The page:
After graduating in 2011, Clayton Tillotson spent a year in Toronto at The Glenn Gould School of The Royal Conservatory in Toronto, where he received an artist diploma. Then he took a year off.
“I’m currently a first violinist with Orchestra Iowa and The Quad City Symphony,” he writes.
“I was originally reluctant to take this year away from school, but ultimately thought it would be better than the massive debt I would have accumulated had I accepted offers from Master’s programs last year. It’s turned out to be a fantastically productive and empowering year though. Realizing that I can actually solve problems and make progress on my own has been one of the best discoveries I’ve ever had.”
Now he’s back on the audition circuit, and recently sat down with Minnesota Public Radio to talk about how he prepares. “He recently Googled teachers from the universities where he would like to get a master’s degree in violin performance, and taped their photos up in his practice room,” writes the author. ” ‘I just wanted to see what their faces look like,’ he said. ‘I’m really glad that I did, because some of them are pretty scary-looking people.’ ” (Perish the thought!) Read the story here.
Schwendinger’s “High Wire Act” receives critical acclaim in San Francisco
Faculty composer Laura Schwendinger’s work “High Wire Act” was included in a recent program of the Left Coast Chamber Ensemble, a program that intentionally included works devoted to “serious fun,” as they called them. “The circus that the Wonder Pets were saving was the one imagined up by Laura Schwendinger for the composition that preceded Horowitz’. Interpreted by the same performers on their same instruments, the piece was a five-movement suite entitled High Wire Act. All but one of the movements were inspired by wire depictions of circus scenes designed by Alexander Calder. The other remaining movement recalled the composer’s own memory of a bird caught under a circus tent that could not find a way to escape,” wrote critic Stephen Smoliar. Read the full story here.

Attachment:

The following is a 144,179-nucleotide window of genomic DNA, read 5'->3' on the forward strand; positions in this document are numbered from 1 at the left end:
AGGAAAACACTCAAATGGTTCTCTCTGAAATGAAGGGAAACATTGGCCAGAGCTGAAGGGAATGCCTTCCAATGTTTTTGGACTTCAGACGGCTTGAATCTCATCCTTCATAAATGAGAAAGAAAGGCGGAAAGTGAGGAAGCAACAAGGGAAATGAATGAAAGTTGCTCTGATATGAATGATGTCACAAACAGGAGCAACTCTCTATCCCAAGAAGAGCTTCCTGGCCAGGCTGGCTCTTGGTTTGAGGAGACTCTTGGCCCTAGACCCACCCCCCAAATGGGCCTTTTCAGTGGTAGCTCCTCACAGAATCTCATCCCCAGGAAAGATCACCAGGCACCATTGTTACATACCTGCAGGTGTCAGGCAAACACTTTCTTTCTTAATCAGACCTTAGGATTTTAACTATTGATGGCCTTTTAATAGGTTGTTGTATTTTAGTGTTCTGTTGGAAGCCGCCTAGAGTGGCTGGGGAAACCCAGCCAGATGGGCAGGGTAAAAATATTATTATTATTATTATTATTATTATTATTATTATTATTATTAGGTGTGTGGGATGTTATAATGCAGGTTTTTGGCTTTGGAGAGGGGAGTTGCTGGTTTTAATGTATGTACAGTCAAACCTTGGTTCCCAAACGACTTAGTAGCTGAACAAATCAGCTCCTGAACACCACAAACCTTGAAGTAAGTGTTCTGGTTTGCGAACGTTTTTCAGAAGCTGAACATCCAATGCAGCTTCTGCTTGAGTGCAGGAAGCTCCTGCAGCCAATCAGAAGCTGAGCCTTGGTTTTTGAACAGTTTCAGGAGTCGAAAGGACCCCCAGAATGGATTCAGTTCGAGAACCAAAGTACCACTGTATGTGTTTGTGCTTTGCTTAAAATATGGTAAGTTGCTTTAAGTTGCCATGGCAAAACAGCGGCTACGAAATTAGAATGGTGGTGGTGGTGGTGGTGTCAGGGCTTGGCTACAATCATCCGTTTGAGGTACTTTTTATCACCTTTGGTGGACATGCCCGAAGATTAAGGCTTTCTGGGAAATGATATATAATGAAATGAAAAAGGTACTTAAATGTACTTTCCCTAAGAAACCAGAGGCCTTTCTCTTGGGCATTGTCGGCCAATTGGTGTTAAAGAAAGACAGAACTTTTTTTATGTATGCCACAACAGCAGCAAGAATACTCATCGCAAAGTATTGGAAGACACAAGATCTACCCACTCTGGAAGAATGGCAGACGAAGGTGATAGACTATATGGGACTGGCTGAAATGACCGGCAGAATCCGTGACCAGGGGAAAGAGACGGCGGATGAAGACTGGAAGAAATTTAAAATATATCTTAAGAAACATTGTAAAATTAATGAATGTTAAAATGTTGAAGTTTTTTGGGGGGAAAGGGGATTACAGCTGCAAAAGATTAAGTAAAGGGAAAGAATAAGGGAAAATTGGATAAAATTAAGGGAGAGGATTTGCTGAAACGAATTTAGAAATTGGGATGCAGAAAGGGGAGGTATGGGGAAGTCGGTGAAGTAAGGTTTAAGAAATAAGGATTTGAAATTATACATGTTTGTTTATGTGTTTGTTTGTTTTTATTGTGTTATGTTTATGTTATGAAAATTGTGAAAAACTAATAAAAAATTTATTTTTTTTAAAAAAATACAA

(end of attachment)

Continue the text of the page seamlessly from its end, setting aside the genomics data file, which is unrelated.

Symphony Showcase “reimagined” proves popular
On February 8, the annual concert of the UW Symphony Orchestra featuring concerto competition winners was held in Mills Hall, to a packed crowd and ovations for every performer. Rechristened the “Symphony Showcase,” it was favorably received by many, including local blogger Jacob Stockinger, who wrote: “If you weren’t there -– well, you probably should regret it. You missed out on a lot of fun and a lot of beautiful music-making by a very impressive group of talented students.” Read the full story here.
Pro Arte’s Sally Chisholm to perform February 23 in a 90th birthday tribute to former Minnesota Orchestra conductor Stanislaw Skrowaczewski
The Chamber Music Society of Minnesota plans a night of premieres and favorites to honor legendary maestro Stanislaw Skrowaczewski, who conducted the Minnesota Orchestra from 1960 to 1979 and did so again recently after the end of their bitter lockout. “I will be principal viola for the orchestral works on the second half of the program, and violist in the string quartet premieres by Gunther Schuller, John Harbison, and Steven Stucky, ” Sally writes. Read the news release here.
For the full calendar of concerts and events at the school, click here.